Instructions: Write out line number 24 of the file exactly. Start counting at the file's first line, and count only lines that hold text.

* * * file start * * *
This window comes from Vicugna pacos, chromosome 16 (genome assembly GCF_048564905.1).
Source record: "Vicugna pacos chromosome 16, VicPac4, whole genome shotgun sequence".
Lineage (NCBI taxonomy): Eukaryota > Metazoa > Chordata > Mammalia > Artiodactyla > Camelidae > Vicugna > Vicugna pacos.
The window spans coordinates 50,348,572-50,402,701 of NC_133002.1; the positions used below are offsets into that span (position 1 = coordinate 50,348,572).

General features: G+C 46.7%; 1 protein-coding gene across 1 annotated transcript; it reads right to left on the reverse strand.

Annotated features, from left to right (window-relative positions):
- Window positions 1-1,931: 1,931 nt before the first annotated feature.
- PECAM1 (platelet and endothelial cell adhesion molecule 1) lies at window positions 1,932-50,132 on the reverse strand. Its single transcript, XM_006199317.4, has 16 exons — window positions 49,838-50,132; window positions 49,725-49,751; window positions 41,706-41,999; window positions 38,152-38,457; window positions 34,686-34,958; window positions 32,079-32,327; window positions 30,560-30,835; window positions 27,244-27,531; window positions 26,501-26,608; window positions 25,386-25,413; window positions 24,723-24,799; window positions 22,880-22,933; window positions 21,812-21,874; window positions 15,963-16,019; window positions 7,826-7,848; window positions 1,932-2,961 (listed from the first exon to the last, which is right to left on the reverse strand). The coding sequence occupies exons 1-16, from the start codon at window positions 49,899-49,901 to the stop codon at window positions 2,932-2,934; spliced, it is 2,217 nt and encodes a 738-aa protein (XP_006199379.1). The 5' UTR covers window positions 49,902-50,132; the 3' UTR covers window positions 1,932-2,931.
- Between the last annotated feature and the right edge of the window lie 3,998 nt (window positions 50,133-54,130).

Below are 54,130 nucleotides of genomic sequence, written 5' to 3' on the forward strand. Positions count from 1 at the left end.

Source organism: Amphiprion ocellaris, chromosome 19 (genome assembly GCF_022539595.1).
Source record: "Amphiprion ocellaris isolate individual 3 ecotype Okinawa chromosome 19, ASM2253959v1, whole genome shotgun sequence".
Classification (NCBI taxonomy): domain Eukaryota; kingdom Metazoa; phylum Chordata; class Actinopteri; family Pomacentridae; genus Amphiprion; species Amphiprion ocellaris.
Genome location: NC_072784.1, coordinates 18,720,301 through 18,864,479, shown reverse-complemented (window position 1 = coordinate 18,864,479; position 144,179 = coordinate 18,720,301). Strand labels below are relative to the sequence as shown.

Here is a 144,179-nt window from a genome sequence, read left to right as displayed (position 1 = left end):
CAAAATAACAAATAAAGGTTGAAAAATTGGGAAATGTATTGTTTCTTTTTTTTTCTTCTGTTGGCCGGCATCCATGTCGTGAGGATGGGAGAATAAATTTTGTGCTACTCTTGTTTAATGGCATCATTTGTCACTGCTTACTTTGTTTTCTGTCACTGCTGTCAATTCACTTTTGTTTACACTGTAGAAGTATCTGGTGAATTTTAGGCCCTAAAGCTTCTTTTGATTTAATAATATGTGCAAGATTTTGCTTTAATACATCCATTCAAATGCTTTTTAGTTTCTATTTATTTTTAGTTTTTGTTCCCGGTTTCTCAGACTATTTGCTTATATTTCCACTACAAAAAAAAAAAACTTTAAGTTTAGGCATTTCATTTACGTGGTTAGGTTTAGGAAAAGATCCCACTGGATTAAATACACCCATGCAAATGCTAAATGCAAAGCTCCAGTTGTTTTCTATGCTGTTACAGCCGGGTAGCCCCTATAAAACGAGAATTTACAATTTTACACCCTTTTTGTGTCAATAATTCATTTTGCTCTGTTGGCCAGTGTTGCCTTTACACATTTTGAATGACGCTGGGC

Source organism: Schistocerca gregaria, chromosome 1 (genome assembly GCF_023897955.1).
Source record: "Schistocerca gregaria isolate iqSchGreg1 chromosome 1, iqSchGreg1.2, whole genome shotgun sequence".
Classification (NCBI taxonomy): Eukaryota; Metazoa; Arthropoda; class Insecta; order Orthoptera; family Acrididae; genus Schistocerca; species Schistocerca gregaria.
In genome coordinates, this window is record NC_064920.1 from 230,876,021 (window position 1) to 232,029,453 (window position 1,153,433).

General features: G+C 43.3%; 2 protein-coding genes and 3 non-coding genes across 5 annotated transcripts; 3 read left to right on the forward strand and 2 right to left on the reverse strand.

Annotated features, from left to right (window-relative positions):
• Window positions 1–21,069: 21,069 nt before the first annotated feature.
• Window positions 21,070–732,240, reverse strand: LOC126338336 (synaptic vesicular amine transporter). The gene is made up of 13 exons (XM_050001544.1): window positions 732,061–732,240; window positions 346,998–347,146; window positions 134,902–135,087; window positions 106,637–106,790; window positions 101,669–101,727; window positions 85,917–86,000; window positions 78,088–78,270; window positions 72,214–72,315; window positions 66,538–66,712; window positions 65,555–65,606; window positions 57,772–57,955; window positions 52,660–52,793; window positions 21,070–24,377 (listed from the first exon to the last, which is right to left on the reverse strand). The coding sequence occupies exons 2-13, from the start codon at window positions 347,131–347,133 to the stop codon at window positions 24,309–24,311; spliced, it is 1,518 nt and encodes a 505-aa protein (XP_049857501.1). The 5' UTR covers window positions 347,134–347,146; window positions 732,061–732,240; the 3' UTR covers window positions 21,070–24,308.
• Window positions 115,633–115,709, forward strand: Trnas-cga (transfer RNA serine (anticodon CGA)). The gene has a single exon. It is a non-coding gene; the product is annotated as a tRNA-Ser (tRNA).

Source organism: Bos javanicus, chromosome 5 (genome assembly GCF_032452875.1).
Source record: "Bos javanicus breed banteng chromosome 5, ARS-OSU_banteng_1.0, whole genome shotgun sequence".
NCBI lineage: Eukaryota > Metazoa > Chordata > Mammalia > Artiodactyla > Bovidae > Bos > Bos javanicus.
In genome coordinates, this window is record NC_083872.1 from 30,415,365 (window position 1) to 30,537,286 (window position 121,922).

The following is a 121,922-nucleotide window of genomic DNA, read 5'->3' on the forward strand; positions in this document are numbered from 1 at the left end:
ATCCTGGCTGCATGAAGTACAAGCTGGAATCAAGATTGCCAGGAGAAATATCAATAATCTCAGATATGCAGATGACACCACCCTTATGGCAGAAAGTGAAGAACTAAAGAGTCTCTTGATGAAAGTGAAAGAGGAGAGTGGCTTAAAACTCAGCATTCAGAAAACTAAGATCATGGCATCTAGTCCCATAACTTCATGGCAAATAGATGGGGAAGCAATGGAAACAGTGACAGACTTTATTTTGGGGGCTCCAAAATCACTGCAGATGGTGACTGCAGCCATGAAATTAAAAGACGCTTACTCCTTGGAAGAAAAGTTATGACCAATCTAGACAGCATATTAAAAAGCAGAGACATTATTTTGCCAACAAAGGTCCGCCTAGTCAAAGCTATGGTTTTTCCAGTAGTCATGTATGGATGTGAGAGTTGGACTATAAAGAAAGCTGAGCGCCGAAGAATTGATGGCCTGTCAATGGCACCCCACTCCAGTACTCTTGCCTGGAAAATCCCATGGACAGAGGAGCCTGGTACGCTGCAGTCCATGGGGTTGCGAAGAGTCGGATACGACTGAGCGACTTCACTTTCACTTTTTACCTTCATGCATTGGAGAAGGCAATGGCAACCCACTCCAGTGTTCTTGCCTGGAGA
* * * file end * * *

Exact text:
• Window positions 21,070–732,240, reverse strand: LOC126338336 (synaptic vesicular amine transporter). The gene is made up of 13 exons (XM_050001544.1): window positions 732,061–732,240; window positions 346,998–347,146; window positions 134,902–135,087; window positions 106,637–106,790; window positions 101,669–101,727; window positions 85,917–86,000; window positions 78,088–78,270; window positions 72,214–72,315; window positions 66,538–66,712; window positions 65,555–65,606; window positions 57,772–57,955; window positions 52,660–52,793; window positions 21,070–24,377 (listed from the first exon to the last, which is right to left on the reverse strand). The coding sequence occupies exons 2-13, from the start codon at window positions 347,131–347,133 to the stop codon at window positions 24,309–24,311; spliced, it is 1,518 nt and encodes a 505-aa protein (XP_049857501.1). The 5' UTR covers window positions 347,134–347,146; window positions 732,061–732,240; the 3' UTR covers window positions 21,070–24,308.